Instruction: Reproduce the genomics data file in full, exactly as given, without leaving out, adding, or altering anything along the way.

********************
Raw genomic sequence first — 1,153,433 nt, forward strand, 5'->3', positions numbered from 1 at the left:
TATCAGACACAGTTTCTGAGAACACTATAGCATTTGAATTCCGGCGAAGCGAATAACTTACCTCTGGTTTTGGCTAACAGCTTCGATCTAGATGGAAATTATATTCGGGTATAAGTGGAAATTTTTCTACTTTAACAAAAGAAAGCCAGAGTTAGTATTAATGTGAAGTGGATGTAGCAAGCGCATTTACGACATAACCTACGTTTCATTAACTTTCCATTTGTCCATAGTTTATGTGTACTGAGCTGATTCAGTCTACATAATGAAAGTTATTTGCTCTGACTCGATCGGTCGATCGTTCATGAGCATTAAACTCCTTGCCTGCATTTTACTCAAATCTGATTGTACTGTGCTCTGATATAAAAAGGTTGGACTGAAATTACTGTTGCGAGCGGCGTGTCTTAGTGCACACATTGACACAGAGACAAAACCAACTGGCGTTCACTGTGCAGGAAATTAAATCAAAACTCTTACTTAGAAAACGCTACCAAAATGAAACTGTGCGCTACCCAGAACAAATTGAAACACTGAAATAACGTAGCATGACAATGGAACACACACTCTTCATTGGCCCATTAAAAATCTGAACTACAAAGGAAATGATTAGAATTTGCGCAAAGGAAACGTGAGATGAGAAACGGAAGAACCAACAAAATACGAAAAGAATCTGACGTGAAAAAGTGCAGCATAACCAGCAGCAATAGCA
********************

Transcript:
Raw genomic sequence first — 1,153,433 nt, forward strand, 5'->3', positions numbered from 1 at the left:
TATCAGACACAGTTTCTGAGAACACTATAGCATTTGAATTCCGGCGAAGCGAATAACTTACCTCTGGTTTTGGCTAACAGCTTCGATCTAGATGGAAATTATATTCGGGTATAAGTGGAAATTTTTCTACTTTAACAAAAGAAAGCCAGAGTTAGTATTAATGTGAAGTGGATGTAGCAAGCGCATTTACGACATAACCTACGTTTCATTAACTTTCCATTTGTCCATAGTTTATGTGTACTGAGCTGATTCAGTCTACATAATGAAAGTTATTTGCTCTGACTCGATCGGTCGATCGTTCATGAGCATTAAACTCCTTGCCTGCATTTTACTCAAATCTGATTGTACTGTGCTCTGATATAAAAAGGTTGGACTGAAATTACTGTTGCGAGCGGCGTGTCTTAGTGCACACATTGACACAGAGACAAAACCAACTGGCGTTCACTGTGCAGGAAATTAAATCAAAACTCTTACTTAGAAAACGCTACCAAAATGAAACTGTGCGCTACCCAGAACAAATTGAAACACTGAAATAACGTAGCATGACAATGGAACACACACTCTTCATTGGCCCATTAAAAATCTGAACTACAAAGGAAATGATTAGAATTTGCGCAAAGGAAACGTGAGATGAGAAACGGAAGAACCAACAAAATACGAAAAGAATCTGACGTGAAAAAGTGCAGCATAACCAGCAGCAATAGCA